With power to tame both real and imaginary monsters,
Likening your poise of being to an upland county,
Here green on purpose, there pure blue for luck.

Loud though it was, alone as it certainly found me,
It reconstructed a day of peculiar silence
When a sneeze could be heard a mile off, and had me walking
On a headland of lava beside you, the occasion as ageless
As the stare of any rose, your presence exactly
So once, so valuable, so very now.

This, moreover, at an hour when only to often
A smirking devil annoys me in beautiful English,
Predicting a world where every sacred location
Is a sand-buried site all cultured Texans do,
Misinformed and thoroughly fleeced by their guides,
And gentle hearts are extinct like Hegelian Bishops.

Grateful, I slept till a morning that would not say
How much it believed of what I said the storm had said
But quetly drew my attention to what had been done
—So many cubic metres the more in my cistern
Against a leonine summer—, putting first things first:
Thousands have lived without love, not one without water.

W. H. Auden

Monday, October 4, 2010

It Was Winter

by Czeslaw Milosz

Winter came as it does in this valley.
After eight dry months rain fell
And the mountains, straw-colored, turned green for a while.
In the canyons where gray laurels
Graft their stony roots to granite,
Streams must have filled the dried-up creek beds.
Ocean winds churned the eucalyptus trees,
And under clouds torn by a crystal of towers
Prickly lights were glowing on the docks.

This is not a place where you sit under a café awning
On a marble piazza, watching the crowd,
Or play the flute at a window over a narrow street
While children’s sandals clatter in the vaulted entryway.

They heard of a land, empty and vast,
Bordered by mountains. So they went, leaving behind crosses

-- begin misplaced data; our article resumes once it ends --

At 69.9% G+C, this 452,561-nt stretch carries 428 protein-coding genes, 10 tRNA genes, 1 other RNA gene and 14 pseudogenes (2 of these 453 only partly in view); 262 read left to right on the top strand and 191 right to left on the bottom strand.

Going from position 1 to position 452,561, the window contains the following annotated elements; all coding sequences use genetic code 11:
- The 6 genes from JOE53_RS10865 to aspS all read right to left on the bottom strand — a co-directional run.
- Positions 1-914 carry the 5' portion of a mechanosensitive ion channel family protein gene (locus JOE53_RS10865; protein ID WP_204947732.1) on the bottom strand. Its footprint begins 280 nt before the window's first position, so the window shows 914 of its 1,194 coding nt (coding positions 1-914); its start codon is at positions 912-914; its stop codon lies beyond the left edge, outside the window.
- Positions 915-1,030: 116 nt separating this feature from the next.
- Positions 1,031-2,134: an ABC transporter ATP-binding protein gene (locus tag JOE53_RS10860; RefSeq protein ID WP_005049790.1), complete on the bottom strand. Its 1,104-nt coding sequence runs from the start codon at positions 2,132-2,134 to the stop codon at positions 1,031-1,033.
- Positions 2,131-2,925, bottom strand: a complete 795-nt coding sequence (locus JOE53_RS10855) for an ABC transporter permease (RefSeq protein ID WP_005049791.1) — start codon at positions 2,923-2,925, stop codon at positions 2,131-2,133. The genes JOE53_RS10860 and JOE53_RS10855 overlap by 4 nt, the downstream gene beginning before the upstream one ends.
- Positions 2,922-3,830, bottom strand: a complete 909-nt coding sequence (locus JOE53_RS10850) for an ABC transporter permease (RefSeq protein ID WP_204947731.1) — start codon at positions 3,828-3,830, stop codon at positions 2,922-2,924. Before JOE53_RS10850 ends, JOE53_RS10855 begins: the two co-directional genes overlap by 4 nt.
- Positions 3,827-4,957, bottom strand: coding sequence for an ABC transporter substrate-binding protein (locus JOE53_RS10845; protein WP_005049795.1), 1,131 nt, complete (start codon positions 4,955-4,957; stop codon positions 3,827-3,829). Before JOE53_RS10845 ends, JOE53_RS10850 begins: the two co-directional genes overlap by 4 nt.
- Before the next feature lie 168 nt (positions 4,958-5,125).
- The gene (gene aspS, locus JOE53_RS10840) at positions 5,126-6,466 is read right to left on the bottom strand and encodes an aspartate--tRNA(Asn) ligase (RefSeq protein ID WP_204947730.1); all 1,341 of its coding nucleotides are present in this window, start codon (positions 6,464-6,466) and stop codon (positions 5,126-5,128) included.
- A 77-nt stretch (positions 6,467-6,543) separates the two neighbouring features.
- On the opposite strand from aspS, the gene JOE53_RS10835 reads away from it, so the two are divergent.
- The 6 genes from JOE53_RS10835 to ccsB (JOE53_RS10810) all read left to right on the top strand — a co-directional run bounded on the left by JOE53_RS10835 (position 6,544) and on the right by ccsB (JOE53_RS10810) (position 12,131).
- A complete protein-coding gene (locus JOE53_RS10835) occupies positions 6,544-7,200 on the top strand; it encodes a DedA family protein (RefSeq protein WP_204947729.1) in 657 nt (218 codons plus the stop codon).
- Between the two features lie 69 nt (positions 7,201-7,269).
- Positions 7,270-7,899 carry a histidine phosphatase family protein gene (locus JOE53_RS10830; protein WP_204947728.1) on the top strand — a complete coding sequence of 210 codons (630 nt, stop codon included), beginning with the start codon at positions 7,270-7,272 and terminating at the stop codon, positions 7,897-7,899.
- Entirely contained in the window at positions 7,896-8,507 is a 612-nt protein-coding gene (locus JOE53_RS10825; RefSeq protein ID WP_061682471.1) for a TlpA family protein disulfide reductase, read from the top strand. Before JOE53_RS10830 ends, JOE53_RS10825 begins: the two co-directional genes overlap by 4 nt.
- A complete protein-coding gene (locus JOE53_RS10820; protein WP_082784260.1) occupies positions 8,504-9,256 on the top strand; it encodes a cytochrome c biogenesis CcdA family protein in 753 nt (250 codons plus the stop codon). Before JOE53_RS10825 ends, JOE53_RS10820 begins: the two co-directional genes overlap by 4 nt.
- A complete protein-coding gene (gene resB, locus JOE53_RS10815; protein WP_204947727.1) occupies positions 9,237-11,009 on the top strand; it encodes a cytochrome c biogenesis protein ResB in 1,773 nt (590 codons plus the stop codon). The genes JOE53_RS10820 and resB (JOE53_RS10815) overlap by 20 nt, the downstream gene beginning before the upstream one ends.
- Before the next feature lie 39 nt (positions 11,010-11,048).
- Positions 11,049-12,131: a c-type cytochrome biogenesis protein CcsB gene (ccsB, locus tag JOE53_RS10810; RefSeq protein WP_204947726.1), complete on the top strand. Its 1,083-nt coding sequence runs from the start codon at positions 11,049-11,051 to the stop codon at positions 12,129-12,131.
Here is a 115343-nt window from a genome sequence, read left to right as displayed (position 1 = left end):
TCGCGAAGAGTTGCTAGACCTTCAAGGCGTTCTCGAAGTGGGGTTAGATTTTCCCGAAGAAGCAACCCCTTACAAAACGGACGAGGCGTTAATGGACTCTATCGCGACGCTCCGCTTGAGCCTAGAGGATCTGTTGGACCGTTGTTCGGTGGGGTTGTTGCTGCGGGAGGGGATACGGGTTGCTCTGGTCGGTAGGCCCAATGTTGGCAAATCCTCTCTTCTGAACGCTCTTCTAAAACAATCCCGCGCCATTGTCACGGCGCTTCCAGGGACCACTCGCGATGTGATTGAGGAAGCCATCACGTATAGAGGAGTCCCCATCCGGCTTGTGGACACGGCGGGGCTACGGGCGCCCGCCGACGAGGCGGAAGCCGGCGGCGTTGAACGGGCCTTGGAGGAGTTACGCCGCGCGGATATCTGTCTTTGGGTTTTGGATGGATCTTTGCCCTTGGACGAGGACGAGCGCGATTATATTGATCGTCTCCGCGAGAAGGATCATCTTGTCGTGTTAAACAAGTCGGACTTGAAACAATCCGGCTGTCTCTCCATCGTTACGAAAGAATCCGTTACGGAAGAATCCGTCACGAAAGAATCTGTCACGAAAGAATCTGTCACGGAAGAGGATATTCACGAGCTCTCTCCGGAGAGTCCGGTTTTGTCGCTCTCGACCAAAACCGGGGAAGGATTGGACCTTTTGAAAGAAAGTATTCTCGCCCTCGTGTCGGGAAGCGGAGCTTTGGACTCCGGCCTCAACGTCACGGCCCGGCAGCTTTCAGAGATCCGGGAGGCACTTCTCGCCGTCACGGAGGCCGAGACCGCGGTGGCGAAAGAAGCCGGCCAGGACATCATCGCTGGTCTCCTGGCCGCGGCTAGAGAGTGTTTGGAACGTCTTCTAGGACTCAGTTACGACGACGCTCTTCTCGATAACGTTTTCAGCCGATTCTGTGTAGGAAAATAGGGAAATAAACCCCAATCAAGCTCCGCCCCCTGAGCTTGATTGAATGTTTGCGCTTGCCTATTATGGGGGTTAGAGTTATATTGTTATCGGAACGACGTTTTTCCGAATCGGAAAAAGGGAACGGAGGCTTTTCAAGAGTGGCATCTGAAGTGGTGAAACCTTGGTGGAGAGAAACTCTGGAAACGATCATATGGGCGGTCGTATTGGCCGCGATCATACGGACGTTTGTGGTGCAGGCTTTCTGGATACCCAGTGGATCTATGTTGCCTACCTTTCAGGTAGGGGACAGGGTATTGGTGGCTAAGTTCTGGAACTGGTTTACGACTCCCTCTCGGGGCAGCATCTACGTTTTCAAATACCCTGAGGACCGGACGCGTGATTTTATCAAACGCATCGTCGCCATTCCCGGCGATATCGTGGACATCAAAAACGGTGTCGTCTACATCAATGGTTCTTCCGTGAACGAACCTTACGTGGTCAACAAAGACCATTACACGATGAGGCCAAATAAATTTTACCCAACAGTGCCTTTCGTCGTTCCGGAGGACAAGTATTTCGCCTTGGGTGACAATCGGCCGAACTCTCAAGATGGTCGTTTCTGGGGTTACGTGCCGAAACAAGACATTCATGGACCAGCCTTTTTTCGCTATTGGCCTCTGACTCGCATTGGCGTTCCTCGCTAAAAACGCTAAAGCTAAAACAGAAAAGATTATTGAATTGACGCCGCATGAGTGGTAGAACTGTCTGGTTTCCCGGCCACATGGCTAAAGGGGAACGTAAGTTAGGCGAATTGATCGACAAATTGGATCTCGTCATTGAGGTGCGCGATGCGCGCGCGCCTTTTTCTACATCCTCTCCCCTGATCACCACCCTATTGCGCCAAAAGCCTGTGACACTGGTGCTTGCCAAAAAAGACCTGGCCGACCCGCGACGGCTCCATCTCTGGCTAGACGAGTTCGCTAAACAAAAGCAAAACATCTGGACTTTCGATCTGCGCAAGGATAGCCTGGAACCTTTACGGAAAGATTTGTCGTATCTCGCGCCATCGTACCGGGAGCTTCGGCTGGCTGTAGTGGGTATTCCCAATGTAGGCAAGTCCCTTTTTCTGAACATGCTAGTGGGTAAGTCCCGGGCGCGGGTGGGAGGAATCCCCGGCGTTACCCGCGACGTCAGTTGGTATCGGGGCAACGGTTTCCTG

Of thorny wood and traces of campfires.
As it happened, they spent winter in the snow of a mountain pass,
And drew lots and boiled the bones of their companions;
And so afterward a hot valley where indigo could be grown
Seemed beautiful to them. And beyond, where fog
Heaved into shoreline coves, the ocean labored.

Sleep: rocks and capes will lie down inside you,
War councils of motionless animals in a barren place,
Basilicas of reptiles, a frothy whiteness.
Sleep on your coat, while your horse nibbles grass
And an eagle gauges a precipice.

When you wake up, you will have the parts of the world.
West, an empty conch of water and air.
East, always behind you, the voided memory of snow-covered fir.
And extending from your outspread arms
Nothing but bronze grasses, north and south.

We are poor people, much afflicted.
We camped under various stars,
Where you dip water with a cup from a muddy river
And slice your bread with a pocketknife.
This is the place; accepted, not chosen.
We remembered that there were streets and houses where we came
So there had to be houses here, a saddler’s signboard,
A small veranda with a chair. But empty, a country where
The thunder beneath the rippled skin of the earth,
The breaking waves, a patrol of pelicans, nullified us.
As if our vases, brought here from another shore,
Were the dug-up spearheads of some lost tribe
Who fed on lizards and acorn flour.

And here I am walking the eternal earth.
Tiny, leaning on a stick.
I pass a volcanic park, lie down at a spring,
Not knowing how to express what is always and everywhere:
The earth I cling to is so solid
Under my breast and belly that I feel grateful
For every pebble, and I don’t know whether
It is my pulse or the earth’s that I hear,
When the hems of invisible silk vestments pass over me,
Hands, wherever they have been, touch my arm,
Or small laughter, once, long ago over wine,
With lanterns in the magnolias, for my house is huge.

Berkeley, 1964